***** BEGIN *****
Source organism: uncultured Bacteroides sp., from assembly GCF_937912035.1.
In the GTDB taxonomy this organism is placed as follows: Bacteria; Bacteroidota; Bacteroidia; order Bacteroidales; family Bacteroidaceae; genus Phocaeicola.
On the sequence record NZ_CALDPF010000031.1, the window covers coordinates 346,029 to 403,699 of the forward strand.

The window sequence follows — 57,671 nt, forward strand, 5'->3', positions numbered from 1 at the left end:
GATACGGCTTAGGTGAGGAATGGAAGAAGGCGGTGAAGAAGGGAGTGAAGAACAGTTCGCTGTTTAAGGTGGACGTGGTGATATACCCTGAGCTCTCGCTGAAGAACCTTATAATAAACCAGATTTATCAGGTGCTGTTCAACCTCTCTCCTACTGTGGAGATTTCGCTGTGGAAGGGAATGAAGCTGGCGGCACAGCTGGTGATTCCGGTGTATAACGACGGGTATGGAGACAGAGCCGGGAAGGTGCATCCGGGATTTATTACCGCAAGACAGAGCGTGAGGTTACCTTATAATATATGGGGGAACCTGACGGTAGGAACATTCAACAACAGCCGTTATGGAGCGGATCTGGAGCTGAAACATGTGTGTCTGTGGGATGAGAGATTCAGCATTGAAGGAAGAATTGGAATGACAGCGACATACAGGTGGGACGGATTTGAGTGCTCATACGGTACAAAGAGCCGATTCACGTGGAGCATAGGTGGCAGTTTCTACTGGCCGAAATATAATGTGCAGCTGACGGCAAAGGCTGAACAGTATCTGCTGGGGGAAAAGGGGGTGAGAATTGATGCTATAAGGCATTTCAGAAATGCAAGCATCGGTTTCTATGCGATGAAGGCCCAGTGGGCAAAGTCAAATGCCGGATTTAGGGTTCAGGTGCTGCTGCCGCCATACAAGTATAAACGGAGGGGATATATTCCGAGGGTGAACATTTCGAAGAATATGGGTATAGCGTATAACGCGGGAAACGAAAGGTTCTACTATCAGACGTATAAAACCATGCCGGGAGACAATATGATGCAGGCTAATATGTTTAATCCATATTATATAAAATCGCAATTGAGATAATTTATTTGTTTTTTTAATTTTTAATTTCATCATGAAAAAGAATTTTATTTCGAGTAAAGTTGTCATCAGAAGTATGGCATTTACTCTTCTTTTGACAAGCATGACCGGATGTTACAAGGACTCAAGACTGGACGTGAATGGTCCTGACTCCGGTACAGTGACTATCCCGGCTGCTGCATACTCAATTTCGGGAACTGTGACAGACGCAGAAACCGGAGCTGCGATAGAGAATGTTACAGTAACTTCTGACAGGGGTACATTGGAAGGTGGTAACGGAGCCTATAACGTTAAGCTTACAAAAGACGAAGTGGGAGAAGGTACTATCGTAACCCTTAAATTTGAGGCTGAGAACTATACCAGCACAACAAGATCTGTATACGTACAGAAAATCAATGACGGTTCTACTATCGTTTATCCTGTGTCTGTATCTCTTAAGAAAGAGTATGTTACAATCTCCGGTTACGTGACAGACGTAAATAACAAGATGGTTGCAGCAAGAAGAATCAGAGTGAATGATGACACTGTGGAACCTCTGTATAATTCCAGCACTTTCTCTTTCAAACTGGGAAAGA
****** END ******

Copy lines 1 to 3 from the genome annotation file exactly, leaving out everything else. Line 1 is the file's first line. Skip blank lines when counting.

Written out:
Source organism: uncultured Bacteroides sp., from assembly GCF_937912035.1.
In the GTDB taxonomy this organism is placed as follows: Bacteria; Bacteroidota; Bacteroidia; order Bacteroidales; family Bacteroidaceae; genus Phocaeicola.
On the sequence record NZ_CALDPF010000031.1, the window covers coordinates 346,029 to 403,699 of the forward strand.